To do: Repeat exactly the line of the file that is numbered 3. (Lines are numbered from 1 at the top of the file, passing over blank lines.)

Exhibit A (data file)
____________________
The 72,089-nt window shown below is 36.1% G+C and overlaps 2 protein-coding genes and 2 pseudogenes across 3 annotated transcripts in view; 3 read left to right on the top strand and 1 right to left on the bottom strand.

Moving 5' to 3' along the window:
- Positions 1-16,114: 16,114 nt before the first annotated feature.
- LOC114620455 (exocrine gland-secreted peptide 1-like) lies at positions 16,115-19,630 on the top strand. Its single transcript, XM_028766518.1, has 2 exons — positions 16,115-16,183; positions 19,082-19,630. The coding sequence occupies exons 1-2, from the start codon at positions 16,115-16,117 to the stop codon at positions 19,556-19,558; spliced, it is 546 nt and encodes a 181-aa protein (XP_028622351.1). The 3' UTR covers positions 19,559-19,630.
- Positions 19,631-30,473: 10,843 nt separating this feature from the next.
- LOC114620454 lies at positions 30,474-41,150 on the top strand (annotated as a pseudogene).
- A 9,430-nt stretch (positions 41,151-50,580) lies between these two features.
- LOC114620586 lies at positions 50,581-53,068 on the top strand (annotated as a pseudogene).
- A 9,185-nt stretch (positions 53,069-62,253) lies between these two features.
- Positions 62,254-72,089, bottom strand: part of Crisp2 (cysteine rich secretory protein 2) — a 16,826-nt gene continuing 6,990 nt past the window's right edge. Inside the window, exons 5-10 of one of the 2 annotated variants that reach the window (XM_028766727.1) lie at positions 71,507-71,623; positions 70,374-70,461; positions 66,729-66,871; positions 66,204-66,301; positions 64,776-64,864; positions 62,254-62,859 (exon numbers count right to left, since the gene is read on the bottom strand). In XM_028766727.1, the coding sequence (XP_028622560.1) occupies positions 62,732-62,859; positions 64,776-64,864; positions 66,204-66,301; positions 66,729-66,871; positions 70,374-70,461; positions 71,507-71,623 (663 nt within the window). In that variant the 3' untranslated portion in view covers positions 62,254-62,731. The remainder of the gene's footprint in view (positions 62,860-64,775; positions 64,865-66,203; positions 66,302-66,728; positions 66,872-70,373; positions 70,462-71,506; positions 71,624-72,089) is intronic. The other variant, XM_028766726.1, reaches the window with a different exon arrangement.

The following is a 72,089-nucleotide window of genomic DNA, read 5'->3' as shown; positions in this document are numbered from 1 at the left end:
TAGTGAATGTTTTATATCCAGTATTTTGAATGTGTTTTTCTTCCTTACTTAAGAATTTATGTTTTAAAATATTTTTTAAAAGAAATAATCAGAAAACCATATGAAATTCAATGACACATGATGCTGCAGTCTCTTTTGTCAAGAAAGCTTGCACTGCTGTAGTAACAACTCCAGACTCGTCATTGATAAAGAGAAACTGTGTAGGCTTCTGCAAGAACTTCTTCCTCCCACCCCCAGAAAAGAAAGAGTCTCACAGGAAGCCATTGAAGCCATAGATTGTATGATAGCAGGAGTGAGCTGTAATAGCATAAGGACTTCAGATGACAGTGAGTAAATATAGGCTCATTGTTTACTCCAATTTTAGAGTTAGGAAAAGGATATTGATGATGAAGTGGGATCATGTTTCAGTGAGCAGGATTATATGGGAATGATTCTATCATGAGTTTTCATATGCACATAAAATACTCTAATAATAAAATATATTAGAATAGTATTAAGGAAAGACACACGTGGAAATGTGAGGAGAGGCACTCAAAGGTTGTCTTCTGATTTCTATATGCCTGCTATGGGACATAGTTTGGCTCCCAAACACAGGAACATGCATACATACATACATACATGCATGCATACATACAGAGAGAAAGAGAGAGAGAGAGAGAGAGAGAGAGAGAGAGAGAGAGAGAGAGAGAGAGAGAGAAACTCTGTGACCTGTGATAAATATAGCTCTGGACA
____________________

- Positions 1-16,114: 16,114 nt before the first annotated feature.